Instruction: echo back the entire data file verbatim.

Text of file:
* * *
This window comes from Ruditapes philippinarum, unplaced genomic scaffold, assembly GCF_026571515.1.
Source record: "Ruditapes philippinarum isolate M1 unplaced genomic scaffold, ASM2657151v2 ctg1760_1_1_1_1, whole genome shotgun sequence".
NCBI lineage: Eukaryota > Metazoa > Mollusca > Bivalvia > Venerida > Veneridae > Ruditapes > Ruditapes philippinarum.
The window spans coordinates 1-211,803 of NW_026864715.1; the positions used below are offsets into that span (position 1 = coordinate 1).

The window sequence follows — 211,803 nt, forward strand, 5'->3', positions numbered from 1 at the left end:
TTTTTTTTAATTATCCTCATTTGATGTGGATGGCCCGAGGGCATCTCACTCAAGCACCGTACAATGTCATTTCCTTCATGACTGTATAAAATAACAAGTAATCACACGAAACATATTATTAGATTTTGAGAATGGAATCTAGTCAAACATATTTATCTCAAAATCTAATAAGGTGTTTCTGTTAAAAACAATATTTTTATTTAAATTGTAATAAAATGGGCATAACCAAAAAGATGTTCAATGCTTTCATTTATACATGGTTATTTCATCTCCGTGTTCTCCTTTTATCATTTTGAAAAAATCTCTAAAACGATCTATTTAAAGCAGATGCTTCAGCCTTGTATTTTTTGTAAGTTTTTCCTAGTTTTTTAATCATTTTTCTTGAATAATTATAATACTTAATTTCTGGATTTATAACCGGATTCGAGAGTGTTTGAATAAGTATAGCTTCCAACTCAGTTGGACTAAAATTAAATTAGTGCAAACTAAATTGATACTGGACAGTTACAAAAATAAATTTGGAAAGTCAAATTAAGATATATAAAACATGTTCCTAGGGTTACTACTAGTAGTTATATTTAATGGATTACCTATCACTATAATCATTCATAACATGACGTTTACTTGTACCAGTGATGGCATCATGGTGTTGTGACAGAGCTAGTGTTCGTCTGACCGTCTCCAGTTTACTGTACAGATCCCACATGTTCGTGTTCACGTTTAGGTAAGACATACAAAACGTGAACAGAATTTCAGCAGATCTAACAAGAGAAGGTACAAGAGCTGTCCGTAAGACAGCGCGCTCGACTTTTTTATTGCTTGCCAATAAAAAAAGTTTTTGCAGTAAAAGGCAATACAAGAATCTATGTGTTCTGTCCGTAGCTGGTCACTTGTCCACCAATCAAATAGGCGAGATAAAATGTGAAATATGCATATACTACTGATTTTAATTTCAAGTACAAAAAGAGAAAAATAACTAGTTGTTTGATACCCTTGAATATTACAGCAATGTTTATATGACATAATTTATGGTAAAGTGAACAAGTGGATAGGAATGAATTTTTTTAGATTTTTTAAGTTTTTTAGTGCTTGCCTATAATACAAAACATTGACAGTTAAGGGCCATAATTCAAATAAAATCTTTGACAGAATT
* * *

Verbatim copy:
This window comes from Ruditapes philippinarum, unplaced genomic scaffold, assembly GCF_026571515.1.
Source record: "Ruditapes philippinarum isolate M1 unplaced genomic scaffold, ASM2657151v2 ctg1760_1_1_1_1, whole genome shotgun sequence".
NCBI lineage: Eukaryota > Metazoa > Mollusca > Bivalvia > Venerida > Veneridae > Ruditapes > Ruditapes philippinarum.
The window spans coordinates 1-211,803 of NW_026864715.1; the positions used below are offsets into that span (position 1 = coordinate 1).

The window sequence follows — 211,803 nt, forward strand, 5'->3', positions numbered from 1 at the left end:
TTTTTTTTAATTATCCTCATTTGATGTGGATGGCCCGAGGGCATCTCACTCAAGCACCGTACAATGTCATTTCCTTCATGACTGTATAAAATAACAAGTAATCACACGAAACATATTATTAGATTTTGAGAATGGAATCTAGTCAAACATATTTATCTCAAAATCTAATAAGGTGTTTCTGTTAAAAACAATATTTTTATTTAAATTGTAATAAAATGGGCATAACCAAAAAGATGTTCAATGCTTTCATTTATACATGGTTATTTCATCTCCGTGTTCTCCTTTTATCATTTTGAAAAAATCTCTAAAACGATCTATTTAAAGCAGATGCTTCAGCCTTGTATTTTTTGTAAGTTTTTCCTAGTTTTTTAATCATTTTTCTTGAATAATTATAATACTTAATTTCTGGATTTATAACCGGATTCGAGAGTGTTTGAATAAGTATAGCTTCCAACTCAGTTGGACTAAAATTAAATTAGTGCAAACTAAATTGATACTGGACAGTTACAAAAATAAATTTGGAAAGTCAAATTAAGATATATAAAACATGTTCCTAGGGTTACTACTAGTAGTTATATTTAATGGATTACCTATCACTATAATCATTCATAACATGACGTTTACTTGTACCAGTGATGGCATCATGGTGTTGTGACAGAGCTAGTGTTCGTCTGACCGTCTCCAGTTTACTGTACAGATCCCACATGTTCGTGTTCACGTTTAGGTAAGACATACAAAACGTGAACAGAATTTCAGCAGATCTAACAAGAGAAGGTACAAGAGCTGTCCGTAAGACAGCGCGCTCGACTTTTTTATTGCTTGCCAATAAAAAAAGTTTTTGCAGTAAAAGGCAATACAAGAATCTATGTGTTCTGTCCGTAGCTGGTCACTTGTCCACCAATCAAATAGGCGAGATAAAATGTGAAATATGCATATACTACTGATTTTAATTTCAAGTACAAAAAGAGAAAAATAACTAGTTGTTTGATACCCTTGAATATTACAGCAATGTTTATATGACATAATTTATGGTAAAGTGAACAAGTGGATAGGAATGAATTTTTTTAGATTTTTTAAGTTTTTTAGTGCTTGCCTATAATACAAAACATTGACAGTTAAGGGCCATAATTCAAATAAAATCTTTGACAGAATT